how to unicycle books are kind of stupid

i think unicycling “how to” books are kind of stupid because of the simple but true aphorism “practice makes perfect.” I learned how to unicycle without a stupid book. so uh yeah, just wanna hear your guys opinions.

thanks.

I also learnt to ride a unicycle without ‘a stupid book’ and without a teacher and that sort of thing. I think if someone handed me a book when I was learning I’d skim through it for a few minutes (after trying out the uni for a few minutes first of course) and pick up the main pointers before attempting any real riding.

The thing is though, a lot of people would prefer to take an academic approach to learning to unicycle. That’s just the way they are. You can ignore their wishes if you like, or write a ‘book’ to try to help them. Klaas Bil and I wrote a little instruction manual. Not quite a book but probably around 2000 wordsish. The first page has the very basic tips on it for people who don’t want to read the rest to read. The rest has more in-depth tips for learning to ride and then covers idling, freemounting, turning, and some other key aspects. I know quite a few people who have benefited from it.

I think that yes, practise makes ‘perfect’, but practise plus knowledge of what you’re meant to be doing gets you to ‘perfect’ quicker.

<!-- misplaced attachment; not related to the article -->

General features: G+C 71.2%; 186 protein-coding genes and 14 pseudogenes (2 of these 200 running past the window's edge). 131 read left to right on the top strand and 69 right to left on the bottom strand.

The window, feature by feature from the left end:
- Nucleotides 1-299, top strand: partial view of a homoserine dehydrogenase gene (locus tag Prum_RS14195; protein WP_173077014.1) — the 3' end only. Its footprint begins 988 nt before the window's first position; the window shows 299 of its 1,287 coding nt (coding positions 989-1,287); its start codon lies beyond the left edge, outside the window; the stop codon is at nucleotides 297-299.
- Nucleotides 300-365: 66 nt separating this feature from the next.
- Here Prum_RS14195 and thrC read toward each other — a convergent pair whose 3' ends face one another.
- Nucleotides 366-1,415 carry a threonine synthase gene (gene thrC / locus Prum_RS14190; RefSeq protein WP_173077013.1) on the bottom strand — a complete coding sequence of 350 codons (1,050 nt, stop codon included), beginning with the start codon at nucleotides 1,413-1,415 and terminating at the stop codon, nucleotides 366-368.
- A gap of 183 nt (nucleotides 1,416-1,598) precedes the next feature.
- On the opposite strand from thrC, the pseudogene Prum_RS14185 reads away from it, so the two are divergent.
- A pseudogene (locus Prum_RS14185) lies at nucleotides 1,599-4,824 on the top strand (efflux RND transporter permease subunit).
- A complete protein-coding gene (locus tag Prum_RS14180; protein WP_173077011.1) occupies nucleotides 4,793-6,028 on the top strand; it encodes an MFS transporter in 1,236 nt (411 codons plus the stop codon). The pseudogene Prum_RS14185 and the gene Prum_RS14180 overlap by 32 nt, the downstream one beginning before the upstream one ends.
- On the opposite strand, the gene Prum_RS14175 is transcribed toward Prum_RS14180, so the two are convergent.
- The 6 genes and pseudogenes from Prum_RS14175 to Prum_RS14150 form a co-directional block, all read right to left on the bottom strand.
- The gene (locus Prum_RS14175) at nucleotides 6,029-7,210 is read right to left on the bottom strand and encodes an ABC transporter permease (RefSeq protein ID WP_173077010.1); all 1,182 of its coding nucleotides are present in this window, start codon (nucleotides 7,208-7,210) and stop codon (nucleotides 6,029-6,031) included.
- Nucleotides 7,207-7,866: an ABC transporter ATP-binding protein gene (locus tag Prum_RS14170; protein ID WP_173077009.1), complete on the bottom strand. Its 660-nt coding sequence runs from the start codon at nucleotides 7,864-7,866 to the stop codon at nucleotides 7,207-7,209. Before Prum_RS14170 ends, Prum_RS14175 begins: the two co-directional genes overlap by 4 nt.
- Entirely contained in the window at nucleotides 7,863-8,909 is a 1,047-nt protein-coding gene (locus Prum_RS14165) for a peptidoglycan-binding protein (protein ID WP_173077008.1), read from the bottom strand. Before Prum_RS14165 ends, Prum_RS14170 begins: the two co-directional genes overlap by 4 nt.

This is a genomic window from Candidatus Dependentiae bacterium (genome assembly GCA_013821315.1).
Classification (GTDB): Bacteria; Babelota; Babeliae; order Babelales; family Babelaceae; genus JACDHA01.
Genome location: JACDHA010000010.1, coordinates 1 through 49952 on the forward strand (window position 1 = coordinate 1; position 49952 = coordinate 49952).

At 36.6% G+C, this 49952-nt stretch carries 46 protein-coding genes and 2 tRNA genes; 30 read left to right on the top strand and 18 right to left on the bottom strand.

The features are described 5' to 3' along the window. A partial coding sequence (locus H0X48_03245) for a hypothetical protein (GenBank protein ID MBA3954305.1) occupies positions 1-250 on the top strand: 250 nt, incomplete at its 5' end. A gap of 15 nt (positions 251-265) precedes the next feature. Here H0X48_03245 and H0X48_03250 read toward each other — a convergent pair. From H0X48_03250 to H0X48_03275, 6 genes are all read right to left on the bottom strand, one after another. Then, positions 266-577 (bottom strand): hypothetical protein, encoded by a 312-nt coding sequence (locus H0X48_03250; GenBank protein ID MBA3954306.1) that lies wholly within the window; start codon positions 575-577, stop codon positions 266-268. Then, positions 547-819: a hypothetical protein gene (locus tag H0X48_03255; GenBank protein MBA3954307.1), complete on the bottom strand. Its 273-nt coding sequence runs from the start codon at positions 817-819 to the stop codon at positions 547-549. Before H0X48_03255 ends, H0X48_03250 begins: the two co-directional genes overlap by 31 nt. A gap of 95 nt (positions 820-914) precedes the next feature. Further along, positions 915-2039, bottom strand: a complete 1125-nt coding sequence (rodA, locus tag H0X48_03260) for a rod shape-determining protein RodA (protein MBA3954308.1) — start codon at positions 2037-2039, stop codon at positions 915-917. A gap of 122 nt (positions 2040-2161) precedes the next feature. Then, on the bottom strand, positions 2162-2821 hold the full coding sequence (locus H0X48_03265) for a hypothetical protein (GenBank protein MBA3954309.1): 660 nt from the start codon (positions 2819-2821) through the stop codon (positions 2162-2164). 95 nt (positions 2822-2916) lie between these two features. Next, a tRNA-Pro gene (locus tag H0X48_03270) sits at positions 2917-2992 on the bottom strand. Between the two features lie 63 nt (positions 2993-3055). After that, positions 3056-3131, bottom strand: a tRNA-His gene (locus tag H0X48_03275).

Think about when you teach someone to ride. They will more often than not want tips on how to ride…those tips are in these books and instruction manuals.

That’s what I think anyway.

Andrew

Re: how to unicycle books are kind of stupid

i guess i’m stupid then

while learning, i read charlie dancey’s book incessantly
not while i was practising, but afterwards, at night just before going to bed
i’d read it and dream about freemounting a giraffe
one day…

did someone just call books stupid?
what do u want to do?
burn them?

books like these transfer information, skills, insights
call them stupid at your peril

and remember that those who refuse to learn from history is condemned to repeat it (i would credit the person who said it but i can’t remember the name right now…)
without books, that learning bocomes a great deal more difficult

if u choose to do it without books, great
calling them silly might just be a bit ‘strong’

Why re-invent the wheel?

I understand your viewpoint ‘they are kind of stupid’ but they aren’t. I do agree that practice is the only way of learning to ride, but pointers to help with the practice are immensely helpful in assisting.

Why re-invent the wheel?

I never bought a book – but I’ve read all I can on techniques off of the Internet for free, this is the same thing surely.

Your words ‘I learned how to unicycle without a stupid book’. Are you saying that you never read one dot of helpful information in assisting you to ride? This I find hard to believe.